Both sides are claiming success in a Federal Trade Commission ruling regarding biodegradability claims of a plastics additive from ECM BioFilms Inc.
ECM says its biodegradable plastics claim has been upheld by Chief Administrative Law Judge D. Michael Chappell.
But the Federal Trade Commission says the ruling also finds that the company violated the “FTC Act by deceptively claiming” that plastics treated with the company's additives would completely biodegrade within 9 months to 5 years.
The judge's decision “held ECM's claim that its plastics additive, ECM MasterBatch Pellets, causes plastics to biodegrade is supported by competent and reliable scientific evidence,” the company said in a statement.
But the FTC said an order accompanying the judge's initial decision would bar the company from claiming that any product or package would biodegrade “within any time period” unless the representation is true and not misleading and that the company has scientific evidence to support the representation.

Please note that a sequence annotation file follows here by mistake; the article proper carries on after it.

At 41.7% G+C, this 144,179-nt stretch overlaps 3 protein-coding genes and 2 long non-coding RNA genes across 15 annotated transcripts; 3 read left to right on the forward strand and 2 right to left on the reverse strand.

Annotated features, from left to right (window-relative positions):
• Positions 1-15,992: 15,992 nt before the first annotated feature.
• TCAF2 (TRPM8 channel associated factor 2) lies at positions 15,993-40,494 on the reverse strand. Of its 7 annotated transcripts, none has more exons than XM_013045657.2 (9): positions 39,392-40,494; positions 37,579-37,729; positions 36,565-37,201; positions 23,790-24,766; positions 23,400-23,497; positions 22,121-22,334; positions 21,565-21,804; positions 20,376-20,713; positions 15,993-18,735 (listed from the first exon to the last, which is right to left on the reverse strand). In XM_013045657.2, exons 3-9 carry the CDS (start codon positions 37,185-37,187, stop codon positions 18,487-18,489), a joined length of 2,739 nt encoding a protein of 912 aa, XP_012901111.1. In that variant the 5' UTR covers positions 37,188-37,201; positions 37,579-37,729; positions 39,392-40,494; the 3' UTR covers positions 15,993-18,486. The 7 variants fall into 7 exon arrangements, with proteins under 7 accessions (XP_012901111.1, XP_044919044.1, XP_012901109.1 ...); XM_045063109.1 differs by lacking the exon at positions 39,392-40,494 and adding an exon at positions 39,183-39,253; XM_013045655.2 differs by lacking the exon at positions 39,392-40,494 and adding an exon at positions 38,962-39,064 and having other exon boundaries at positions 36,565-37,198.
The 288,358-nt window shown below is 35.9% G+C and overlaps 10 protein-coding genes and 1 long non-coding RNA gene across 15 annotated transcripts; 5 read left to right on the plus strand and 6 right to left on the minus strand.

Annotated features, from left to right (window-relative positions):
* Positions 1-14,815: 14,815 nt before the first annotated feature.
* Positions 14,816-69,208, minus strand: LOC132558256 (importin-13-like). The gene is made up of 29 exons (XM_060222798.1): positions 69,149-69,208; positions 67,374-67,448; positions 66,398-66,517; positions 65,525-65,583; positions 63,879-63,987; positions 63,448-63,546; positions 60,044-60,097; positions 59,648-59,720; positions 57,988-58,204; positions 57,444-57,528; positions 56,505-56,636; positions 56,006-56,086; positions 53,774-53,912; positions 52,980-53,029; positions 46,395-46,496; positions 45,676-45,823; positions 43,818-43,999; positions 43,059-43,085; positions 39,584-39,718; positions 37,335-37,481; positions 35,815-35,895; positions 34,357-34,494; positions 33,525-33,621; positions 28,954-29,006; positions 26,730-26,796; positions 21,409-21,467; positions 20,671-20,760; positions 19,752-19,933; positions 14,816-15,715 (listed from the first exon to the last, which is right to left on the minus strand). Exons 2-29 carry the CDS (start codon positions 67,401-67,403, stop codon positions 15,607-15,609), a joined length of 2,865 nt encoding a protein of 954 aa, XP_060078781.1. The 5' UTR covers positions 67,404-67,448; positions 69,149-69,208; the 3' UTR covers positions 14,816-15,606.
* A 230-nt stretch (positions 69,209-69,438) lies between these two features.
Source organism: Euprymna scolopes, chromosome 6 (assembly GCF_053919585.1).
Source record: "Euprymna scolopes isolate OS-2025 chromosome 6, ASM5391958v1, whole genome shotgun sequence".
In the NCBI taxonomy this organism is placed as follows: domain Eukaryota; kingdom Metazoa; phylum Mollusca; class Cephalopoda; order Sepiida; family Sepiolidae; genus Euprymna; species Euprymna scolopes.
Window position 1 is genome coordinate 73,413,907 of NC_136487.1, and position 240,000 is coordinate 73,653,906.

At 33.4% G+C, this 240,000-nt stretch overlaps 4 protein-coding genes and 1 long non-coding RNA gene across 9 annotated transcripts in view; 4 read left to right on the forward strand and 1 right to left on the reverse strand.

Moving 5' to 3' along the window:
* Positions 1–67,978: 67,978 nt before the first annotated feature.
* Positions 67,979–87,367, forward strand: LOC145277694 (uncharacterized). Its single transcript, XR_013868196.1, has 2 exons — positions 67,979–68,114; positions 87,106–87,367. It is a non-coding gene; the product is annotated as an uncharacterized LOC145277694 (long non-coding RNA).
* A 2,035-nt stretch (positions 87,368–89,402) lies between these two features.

The FTC admitted that it failed to prove that the company's biodegradability claims amounted to an implied claim that the plastics would “completely breakdown into elements found in nature in a landfill within one year.”
The company, for its part, said it was “particularly gratified” by the judge's determination that ECM MasterBatch Pellets cause plastics to biodegrade is supported by evidence.
“We have long since discontinued making claims concerning estimated periods within which biodegradation may occur and have no intention of making such claims in the future,” the company said in a statement.
The FTC said the judge's initial decision found that the agency proved “ECM provided the means and instrumentalities for deceptive marketing claims to be conveyed to others in the ECM supply chain.”
The Painesville, Ohio-based company came out in disagreement of the charge back in October 2013.
“We have the scientific evidence that plastic products manufactured with our additives will fully biodegrade in landfills that accept municipal solid waste and in reasonable periods of time,” President Robert Sinclair said at the time in a statement.
The initial decision becomes final after 30 days unless one of the parties appeals or the full commission places it on its own docket for review, the FTC said.